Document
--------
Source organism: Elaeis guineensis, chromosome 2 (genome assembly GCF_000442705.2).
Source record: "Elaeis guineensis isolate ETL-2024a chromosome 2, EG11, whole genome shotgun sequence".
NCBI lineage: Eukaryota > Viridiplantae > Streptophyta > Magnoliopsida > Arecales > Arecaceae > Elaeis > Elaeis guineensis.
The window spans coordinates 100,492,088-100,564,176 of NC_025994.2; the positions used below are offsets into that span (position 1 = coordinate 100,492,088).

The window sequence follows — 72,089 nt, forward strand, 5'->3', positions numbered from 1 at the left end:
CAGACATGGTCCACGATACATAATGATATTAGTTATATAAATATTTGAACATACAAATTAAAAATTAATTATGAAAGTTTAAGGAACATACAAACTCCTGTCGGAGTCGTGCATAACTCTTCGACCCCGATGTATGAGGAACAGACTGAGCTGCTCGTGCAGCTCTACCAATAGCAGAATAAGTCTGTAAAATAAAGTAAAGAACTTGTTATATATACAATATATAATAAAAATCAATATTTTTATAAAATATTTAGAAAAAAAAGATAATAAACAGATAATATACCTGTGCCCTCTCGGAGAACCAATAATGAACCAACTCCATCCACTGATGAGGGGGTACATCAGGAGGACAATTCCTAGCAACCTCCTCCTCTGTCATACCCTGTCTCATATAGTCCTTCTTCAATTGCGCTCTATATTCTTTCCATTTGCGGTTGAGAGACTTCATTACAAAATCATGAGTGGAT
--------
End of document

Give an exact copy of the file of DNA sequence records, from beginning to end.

Source organism: Elaeis guineensis, chromosome 2 (genome assembly GCF_000442705.2).
Source record: "Elaeis guineensis isolate ETL-2024a chromosome 2, EG11, whole genome shotgun sequence".
NCBI lineage: Eukaryota > Viridiplantae > Streptophyta > Magnoliopsida > Arecales > Arecaceae > Elaeis > Elaeis guineensis.
The window spans coordinates 100,492,088-100,564,176 of NC_025994.2; the positions used below are offsets into that span (position 1 = coordinate 100,492,088).

The window sequence follows — 72,089 nt, forward strand, 5'->3', positions numbered from 1 at the left end:
CAGACATGGTCCACGATACATAATGATATTAGTTATATAAATATTTGAACATACAAATTAAAAATTAATTATGAAAGTTTAAGGAACATACAAACTCCTGTCGGAGTCGTGCATAACTCTTCGACCCCGATGTATGAGGAACAGACTGAGCTGCTCGTGCAGCTCTACCAATAGCAGAATAAGTCTGTAAAATAAAGTAAAGAACTTGTTATATATACAATATATAATAAAAATCAATATTTTTATAAAATATTTAGAAAAAAAAGATAATAAACAGATAATATACCTGTGCCCTCTCGGAGAACCAATAATGAACCAACTCCATCCACTGATGAGGGGGTACATCAGGAGGACAATTCCTAGCAACCTCCTCCTCTGTCATACCCTGTCTCATATAGTCCTTCTTCAATTGCGCTCTATATTCTTTCCATTTGCGGTTGAGAGACTTCATTACAAAATCATGAGTGGAT